# Installation

You have two options to integrate pkpy into your project.

# Use the single header file

Download the pocketpy.h on our GitHub Release page. And #include it in your project. It is recommended to use the latest dev version.

# Use CMake

Clone the whole repository as a submodule in your project, You need Python 3 installed on your system because CMakeLists.txt requires it to generate some files.

In your CMakelists.txt, add the following lines:

option(PK_BUILD_STATIC_LIB "Build static library" ON)
add_subdirectory(pocketpy)
target_link_libraries(your_target pocketpy)

if(EMSCRIPTEN)
    # exceptions must be enabled for emscripten
    set(CMAKE_EXE_LINKER_FLAGS "${CMAKE_EXE_LINKER_FLAGS} -fexceptions")
endif()

These variables can be set to control the build process:

  • PK_BUILD_STATIC_LIB - Build the static library
  • PK_BUILD_SHARED_LIB - Build the shared library

See CMakeLists.txt for details.

It is safe to use main branch in production.

# Compile flags

To compile it with your project, these flags must be set:

  • --std=c++17 flag must be set
  • Exception must be enabled
  • For MSVC, /utf-8 flag must be set

For emscripten, you must enable exceptions to make pocketpy work properly. See https://emscripten.org/docs/porting/exceptions.html.

# Get prebuilt binaries

We have prebuilt binaries, check them out on our GitHub Actions.

You can download an artifact there which contains the following files.

├── android
│   ├── arm64-v8a
│   │   └── libpocketpy.so
│   ├── armeabi-v7a
│   │   └── libpocketpy.so
│   └── x86_64
│       └── libpocketpy.so
├── ios
│   └── libpocketpy.a
├── linux
│   └── x86_64
│       ├── libpocketpy.so
│       └── main
├── macos
│   └── pocketpy.bundle
│       └── Contents
│           ├── Info.plist
│           └── MacOS
│               └── pocketpy
└── windows
    └── x86_64
        ├── main.exe
        └── pocketpy.dll

# Example

#include "pocketpy.h"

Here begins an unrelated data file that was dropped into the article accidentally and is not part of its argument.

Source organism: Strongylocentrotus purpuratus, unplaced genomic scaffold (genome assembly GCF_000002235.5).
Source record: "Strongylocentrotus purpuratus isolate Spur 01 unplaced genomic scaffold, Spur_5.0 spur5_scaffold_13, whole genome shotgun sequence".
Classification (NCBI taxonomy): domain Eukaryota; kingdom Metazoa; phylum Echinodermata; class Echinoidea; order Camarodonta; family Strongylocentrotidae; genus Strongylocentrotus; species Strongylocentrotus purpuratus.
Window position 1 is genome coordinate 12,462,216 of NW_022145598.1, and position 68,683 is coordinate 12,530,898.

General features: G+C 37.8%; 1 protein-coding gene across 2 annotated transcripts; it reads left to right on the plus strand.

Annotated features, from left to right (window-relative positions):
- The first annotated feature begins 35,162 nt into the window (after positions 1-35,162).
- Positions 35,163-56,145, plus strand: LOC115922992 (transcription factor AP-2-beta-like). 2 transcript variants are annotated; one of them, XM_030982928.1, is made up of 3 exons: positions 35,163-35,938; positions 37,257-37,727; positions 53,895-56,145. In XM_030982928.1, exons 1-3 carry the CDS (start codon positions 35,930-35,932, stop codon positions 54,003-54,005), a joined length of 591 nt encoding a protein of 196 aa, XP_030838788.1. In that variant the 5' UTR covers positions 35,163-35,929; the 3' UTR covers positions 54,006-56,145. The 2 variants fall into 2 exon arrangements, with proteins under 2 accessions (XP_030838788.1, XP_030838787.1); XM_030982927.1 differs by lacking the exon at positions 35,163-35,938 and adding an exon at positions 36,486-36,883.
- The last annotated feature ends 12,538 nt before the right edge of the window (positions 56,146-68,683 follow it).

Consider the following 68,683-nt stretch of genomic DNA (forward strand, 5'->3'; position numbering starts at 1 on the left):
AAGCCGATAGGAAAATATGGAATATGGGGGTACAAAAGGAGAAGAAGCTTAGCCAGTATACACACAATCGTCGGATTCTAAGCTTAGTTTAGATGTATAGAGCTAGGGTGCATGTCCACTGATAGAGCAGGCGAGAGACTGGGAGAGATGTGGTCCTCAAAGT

using namespace pkpy;

int main(){
    // Create a virtual machine
    VM* vm = new VM();

    // Hello world!
    vm->exec("print('Hello world!')");

    // Create a list
    vm->exec("a = [1, 2, 3]");

    // Eval the sum of the list
    PyObject* result = vm->eval("sum(a)");
    std::cout << py_cast<int>(vm, result);   // 6

    // Bindings
    vm->bind(vm->_main, "add(a: int, b: int)",
      [](VM* vm, ArgsView args){
        int a = py_cast<int>(vm, args[0]);
        int b = py_cast<int>(vm, args[1]);
        return py_var(vm, a + b);
      });

    // Call the function
    PyObject* f_add = vm->_main->attr("add");
    result = vm->call(f_add, py_var(vm, 3), py_var(vm, 7));
    std::cout << py_cast<int>(vm, result);   // 10

    // Dispose the virtual machine
    delete vm;
    return 0;

# Overview

pkpy's C++ interfaces are organized in an object-oriented way. All classes are located in pkpy namespace.

The most important class is the VM class. A VM instance is a python virtual machine which holds all necessary runtime states, including callstack, modules, variables, etc.

A process can have multiple VM instances. Each VM instance is independent from each other.

VM* vm = new VM();

The constructor can take 1 extra parameters.

# VM(bool enable_os=true)

  • enable_os, whether to enable OS-related features or not. This setting controls the availability of privileged modules such os io and os as well as builtin function open. It is designed for sandboxing.

When you are done with the VM instance, use delete operator to dispose it.

delete vm;

# Hook standard buffer

By default, pkpy outputs all messages and errors to stdout and stderr. You can redirect them to your own buffer by setting vm->_stdout and vm->_stderr.

These two fields are C function pointers PrintFunc with the following signature:

typedef void(*PrintFunc)(const char*, int)

Or you can override these two virtual functions:

    virtual void stdout_write(const Str& s){
        _stdout(s.data, s.size);
    }

    virtual void stderr_write(const Str& s){
        _stderr(s.data, s.size);
    }